Labor Day Weekend is here — a time when Americans flock to beaches, lakes, the mountains and picnics to grab that last bit of vacation before school, Fall and Winter set in. Historically, drivers complain about the price of gas during major holiday periods. There is NO room for complaint this time.
Labor Day weekend gas prices are the cheapest they have been since 2004 — that’s since George Bush’s first term in office. Gas prices have been steadily decreasing since June of this year. According to the American Automobile Association (AAA), the average price of regular gasoline is $2.40 a gallon — more than $1 less than it was a year ago.
There are only 4 states where gas is still over $3 a gallon (California, Nevada, Alaska and Hawaii), and gas prices have always been higher in these places. Checking the more than 130,000 gas stations in the United States, more than 5% are selling gas for LESS than $2.00 a gallon.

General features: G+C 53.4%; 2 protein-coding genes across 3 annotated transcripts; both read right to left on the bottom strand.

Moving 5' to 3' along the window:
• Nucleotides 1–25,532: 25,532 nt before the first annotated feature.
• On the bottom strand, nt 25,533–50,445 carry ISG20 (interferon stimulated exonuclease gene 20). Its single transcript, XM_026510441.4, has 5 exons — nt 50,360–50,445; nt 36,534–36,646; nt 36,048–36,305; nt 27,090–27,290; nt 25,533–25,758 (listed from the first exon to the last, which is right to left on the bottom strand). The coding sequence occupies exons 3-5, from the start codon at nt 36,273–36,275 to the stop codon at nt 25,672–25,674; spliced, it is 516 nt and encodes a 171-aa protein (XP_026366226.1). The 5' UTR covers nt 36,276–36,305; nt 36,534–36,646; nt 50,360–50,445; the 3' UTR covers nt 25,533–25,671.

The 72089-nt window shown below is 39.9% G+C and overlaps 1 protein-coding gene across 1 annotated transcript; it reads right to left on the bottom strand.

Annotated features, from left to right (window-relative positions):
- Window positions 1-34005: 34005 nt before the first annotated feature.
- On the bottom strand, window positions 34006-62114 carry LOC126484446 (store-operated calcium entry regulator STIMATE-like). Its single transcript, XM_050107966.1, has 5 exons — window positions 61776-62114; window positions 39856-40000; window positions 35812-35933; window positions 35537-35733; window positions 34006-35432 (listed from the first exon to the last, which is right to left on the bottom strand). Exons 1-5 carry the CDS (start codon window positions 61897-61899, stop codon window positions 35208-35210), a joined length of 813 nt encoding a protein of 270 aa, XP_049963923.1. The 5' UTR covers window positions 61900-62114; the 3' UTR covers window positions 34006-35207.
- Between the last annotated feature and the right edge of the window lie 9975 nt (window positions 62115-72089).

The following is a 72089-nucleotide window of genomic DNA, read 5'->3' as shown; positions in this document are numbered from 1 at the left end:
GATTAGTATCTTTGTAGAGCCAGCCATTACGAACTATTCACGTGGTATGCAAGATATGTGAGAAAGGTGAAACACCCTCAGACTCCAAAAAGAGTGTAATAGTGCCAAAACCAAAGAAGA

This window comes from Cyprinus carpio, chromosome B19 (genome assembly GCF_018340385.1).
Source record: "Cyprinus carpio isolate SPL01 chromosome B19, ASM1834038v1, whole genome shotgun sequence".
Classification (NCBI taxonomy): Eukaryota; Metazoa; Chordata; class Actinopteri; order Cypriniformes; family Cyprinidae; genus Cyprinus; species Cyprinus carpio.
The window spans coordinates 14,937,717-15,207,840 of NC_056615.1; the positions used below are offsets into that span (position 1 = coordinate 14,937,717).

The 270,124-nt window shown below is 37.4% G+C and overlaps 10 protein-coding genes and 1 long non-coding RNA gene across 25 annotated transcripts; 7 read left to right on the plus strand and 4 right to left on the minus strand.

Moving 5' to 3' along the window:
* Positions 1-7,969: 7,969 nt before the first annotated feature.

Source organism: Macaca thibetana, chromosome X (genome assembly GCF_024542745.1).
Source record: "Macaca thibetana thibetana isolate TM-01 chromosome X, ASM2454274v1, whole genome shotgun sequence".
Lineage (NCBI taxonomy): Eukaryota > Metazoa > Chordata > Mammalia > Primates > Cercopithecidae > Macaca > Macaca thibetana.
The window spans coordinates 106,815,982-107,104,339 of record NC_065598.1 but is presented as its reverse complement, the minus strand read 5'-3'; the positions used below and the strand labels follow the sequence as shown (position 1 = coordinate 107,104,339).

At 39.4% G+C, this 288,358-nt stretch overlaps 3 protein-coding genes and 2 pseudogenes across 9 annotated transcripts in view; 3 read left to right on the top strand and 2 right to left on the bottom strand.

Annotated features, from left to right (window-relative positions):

Cheaper gas is something to be celebrated, with the average driver saving over $50 a month. But why is gas so much cheaper?
Crude oil prices have dropped considerably. Currently trading at $46 a barrel, crude oil was priced at over $100 a barrel last summer. The glut in crude oil is due in part to increase production by American shale oil producers. In addition, OPEC oil producers have not cut production as they have in the past when prices dropped.
So where are gas prices going from here? Further downward, says the Energy Information Administration. Gas prices are expected to fall to around $2.11 a gallon by the end of the year. AAA predicts prices will fall below $2.00 a gallon by Christmas.
Of course, there is a downside. U.S. oil jobs have been cut due to the falling oil prices. Let’s hope the increase in jobs in other sectors can offset these job losses down the road.
Featured image via thunder1320.com.